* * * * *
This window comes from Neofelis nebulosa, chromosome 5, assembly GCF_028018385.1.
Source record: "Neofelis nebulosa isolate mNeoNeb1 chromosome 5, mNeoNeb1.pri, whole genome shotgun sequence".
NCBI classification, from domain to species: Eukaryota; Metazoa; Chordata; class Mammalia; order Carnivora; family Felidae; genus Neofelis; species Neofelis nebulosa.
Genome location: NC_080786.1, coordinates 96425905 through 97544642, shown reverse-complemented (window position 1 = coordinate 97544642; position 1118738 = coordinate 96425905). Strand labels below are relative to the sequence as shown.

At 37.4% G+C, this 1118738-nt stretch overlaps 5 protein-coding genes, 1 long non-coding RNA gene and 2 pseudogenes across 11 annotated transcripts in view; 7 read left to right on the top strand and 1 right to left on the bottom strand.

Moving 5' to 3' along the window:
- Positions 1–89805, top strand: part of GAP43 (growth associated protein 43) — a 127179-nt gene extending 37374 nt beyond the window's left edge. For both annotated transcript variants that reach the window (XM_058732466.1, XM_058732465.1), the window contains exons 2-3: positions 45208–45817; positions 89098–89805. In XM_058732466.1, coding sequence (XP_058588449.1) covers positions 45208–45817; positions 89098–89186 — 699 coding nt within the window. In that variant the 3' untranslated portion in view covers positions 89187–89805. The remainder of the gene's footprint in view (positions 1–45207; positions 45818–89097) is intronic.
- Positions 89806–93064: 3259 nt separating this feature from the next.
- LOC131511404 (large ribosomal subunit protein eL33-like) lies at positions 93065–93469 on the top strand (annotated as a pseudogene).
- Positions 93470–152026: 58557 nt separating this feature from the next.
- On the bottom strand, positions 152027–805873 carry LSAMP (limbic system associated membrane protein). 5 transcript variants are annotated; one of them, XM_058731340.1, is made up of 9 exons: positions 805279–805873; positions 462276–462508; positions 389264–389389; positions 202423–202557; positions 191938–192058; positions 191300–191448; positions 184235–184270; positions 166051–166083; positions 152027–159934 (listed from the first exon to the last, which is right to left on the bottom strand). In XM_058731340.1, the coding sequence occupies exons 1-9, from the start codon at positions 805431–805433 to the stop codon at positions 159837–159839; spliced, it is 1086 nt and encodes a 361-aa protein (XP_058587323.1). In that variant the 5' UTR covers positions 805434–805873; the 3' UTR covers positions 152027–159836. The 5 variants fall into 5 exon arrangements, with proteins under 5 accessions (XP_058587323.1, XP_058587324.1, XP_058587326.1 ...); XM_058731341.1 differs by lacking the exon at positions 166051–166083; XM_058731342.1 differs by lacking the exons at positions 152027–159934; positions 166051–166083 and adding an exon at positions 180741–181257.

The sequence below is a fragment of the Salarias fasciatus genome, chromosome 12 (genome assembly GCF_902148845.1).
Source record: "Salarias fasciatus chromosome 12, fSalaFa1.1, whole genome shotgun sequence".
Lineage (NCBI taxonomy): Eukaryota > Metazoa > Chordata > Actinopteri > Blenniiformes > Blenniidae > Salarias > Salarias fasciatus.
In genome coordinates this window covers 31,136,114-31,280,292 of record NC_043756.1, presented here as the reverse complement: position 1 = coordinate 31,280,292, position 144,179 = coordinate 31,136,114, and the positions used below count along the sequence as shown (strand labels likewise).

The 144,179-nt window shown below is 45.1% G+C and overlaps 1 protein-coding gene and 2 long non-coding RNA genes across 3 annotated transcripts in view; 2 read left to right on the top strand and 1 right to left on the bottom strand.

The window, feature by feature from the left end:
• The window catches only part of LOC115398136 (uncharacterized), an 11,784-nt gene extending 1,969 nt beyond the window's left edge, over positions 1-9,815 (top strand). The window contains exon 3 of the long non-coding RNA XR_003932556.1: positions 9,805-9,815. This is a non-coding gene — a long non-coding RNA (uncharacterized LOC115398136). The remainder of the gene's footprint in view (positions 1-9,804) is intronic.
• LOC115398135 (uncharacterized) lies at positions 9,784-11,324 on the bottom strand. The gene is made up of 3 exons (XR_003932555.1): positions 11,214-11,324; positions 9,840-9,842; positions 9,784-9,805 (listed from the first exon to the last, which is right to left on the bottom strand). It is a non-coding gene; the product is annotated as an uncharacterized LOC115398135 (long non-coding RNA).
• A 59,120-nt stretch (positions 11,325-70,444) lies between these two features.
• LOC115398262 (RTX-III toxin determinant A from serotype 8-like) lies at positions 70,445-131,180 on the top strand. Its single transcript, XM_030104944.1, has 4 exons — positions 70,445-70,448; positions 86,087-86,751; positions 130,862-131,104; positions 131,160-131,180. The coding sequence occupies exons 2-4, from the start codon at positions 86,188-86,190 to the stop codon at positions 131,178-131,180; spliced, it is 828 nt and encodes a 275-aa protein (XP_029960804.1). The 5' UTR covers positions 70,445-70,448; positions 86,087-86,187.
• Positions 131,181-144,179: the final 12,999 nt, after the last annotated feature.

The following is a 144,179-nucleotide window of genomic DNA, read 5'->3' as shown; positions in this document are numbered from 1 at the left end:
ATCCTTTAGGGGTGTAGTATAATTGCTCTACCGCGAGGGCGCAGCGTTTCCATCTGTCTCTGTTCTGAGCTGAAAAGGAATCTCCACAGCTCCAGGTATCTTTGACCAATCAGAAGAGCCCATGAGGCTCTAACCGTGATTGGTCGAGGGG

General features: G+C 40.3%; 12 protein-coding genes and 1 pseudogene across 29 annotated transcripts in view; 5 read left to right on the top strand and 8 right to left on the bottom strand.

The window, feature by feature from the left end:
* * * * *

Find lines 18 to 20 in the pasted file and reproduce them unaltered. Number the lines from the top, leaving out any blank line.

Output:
• The window catches only part of LOC115398136 (uncharacterized), an 11,784-nt gene extending 1,969 nt beyond the window's left edge, over positions 1-9,815 (top strand). The window contains exon 3 of the long non-coding RNA XR_003932556.1: positions 9,805-9,815. This is a non-coding gene — a long non-coding RNA (uncharacterized LOC115398136). The remainder of the gene's footprint in view (positions 1-9,804) is intronic.
• LOC115398135 (uncharacterized) lies at positions 9,784-11,324 on the bottom strand. The gene is made up of 3 exons (XR_003932555.1): positions 11,214-11,324; positions 9,840-9,842; positions 9,784-9,805 (listed from the first exon to the last, which is right to left on the bottom strand). It is a non-coding gene; the product is annotated as an uncharacterized LOC115398135 (long non-coding RNA).
• A 59,120-nt stretch (positions 11,325-70,444) lies between these two features.